For one, I saw WRJ Executive Director Emerita, Rabbi Marla J. Feldman! While that was a surprise, so was seeing several other WRJ Executive Committee members. It immediately felt like I was home, in a sense, having so many WRJ folks in the room to represent. Admittedly, this was the first Shabbat service I had been to in some time. Moved by familiar faces in a room of so many unfamiliar ones, sharing in meaningful conversation with those I sat around a dinner table, and praying together in the beautiful Hevreh of Southern Berkshire space with emphatic voices and music all around, it truly felt like the first Shabbat service I had ever really been to. Walking away with a few expected Berkshires-bug- bites (mosquito season, am I right?), I also walked away with a newfound passion for our Shabbat practices, (however cliché) tears in my eyes, and more connections to the Jewish community than I stepped into the space with.
I was excited to revel in how astounding this environment could be and expand upon these connections over the rest of the weekend’s activities. From the morning “Trails and Torah” hike, led by Rabbi Andrea Weiss, Ph.D., and Dr. Daniel Fisher-Livne, — during which we studied the themes of love and listening in Parashat Vaetchanan; to HUC-JIR President Dr. Andrew Rehfeld’s afternoon session on why Reform Judaism in Israel is more important than ever before, to the rainiest and most enchanting havdalah led by Director of the Debbie Friedman School of Sacred Music, Cantor Jill Abramson, I began to grasp why HUC-JIR wanted to bring us to this sacred space: to reference their tagline, to “connect, learn, and create together.”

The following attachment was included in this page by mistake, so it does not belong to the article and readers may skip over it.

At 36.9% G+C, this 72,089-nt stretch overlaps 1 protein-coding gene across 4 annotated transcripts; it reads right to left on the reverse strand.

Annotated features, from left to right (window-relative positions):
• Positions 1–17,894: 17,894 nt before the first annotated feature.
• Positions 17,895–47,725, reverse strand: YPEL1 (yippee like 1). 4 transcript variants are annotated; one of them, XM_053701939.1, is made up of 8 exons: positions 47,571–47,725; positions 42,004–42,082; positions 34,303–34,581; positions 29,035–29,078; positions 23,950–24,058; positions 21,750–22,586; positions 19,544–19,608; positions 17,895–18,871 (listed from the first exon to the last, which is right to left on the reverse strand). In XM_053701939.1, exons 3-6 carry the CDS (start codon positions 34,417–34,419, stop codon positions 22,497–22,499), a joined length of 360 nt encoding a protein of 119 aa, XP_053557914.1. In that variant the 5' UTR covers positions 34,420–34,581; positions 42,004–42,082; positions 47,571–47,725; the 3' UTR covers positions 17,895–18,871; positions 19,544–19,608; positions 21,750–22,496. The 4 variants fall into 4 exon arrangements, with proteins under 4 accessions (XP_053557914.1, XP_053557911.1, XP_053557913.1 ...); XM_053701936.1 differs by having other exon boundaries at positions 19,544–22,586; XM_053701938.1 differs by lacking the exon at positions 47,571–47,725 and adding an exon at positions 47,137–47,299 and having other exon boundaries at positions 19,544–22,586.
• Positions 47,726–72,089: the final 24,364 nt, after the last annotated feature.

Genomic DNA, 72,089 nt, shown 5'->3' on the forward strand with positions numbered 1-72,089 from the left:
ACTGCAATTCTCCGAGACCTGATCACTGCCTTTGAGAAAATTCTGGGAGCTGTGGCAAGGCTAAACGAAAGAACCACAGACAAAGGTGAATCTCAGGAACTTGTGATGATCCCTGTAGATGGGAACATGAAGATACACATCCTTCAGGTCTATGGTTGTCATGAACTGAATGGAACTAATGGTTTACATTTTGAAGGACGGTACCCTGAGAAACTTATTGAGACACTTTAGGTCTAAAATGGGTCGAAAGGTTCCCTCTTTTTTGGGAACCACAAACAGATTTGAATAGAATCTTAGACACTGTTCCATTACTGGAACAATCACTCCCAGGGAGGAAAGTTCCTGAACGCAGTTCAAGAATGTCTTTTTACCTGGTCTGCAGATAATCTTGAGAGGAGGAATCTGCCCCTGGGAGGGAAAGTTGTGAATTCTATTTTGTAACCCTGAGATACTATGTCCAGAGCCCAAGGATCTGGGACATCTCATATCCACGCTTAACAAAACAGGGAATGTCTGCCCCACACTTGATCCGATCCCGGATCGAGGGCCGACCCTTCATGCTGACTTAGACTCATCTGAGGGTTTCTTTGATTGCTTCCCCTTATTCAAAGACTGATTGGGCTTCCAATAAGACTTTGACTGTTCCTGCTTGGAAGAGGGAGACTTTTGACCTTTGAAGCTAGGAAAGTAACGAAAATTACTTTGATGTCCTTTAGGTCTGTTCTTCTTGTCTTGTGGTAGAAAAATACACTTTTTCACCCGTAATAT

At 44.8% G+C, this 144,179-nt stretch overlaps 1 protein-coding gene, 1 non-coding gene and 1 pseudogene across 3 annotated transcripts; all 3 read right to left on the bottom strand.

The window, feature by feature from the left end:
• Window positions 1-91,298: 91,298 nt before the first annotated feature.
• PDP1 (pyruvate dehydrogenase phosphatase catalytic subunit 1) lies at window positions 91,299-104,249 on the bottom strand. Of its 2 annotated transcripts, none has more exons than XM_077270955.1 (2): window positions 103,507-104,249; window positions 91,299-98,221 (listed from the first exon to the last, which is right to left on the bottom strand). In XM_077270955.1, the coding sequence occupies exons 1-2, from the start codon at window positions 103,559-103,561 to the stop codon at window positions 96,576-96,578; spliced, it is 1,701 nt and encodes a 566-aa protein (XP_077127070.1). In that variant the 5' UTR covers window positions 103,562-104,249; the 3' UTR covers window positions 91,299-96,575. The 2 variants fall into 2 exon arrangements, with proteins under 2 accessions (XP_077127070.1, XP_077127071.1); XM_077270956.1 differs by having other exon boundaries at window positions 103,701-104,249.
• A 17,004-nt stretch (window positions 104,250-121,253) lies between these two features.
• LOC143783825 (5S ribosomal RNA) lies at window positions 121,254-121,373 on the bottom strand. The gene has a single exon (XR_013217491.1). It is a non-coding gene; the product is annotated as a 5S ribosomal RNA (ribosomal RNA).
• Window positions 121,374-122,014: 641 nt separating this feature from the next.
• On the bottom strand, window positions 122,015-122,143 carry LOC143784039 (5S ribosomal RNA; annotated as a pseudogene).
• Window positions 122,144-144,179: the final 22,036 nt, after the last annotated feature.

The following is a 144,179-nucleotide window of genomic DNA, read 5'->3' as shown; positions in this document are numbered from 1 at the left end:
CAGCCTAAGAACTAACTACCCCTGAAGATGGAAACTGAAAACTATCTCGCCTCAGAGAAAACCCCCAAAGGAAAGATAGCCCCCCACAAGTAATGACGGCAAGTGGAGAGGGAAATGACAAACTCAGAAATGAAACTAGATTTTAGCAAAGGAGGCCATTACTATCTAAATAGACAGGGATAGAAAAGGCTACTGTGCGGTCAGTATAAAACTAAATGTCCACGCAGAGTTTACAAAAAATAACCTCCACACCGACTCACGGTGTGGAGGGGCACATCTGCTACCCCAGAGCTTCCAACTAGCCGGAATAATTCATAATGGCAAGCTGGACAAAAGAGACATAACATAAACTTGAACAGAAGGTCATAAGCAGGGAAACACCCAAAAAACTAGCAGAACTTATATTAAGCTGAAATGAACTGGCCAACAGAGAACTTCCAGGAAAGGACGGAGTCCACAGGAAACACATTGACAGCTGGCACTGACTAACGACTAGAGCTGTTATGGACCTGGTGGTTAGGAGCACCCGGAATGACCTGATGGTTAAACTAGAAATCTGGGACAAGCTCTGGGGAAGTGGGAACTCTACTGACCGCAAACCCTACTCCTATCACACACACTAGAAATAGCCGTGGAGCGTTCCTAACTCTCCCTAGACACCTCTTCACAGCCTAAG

Those three words may seem so simple, but, in a way, they are quite holy. Not only did we connect with each other, but we connected to the texts and the practices in a way we hadn’t done so before. Not only did we learn Torah with our peers and colleagues, but we learned more about ourselves as Jews and professionals, and the impact we can have on the world around us. Not only did we create tangible and edible challahs (for those who attended the challah workshop on Friday morning before I arrived), but to create special and lasting bonds, meaningful memories, and new defining moments in how we “do” and “be” Jewish.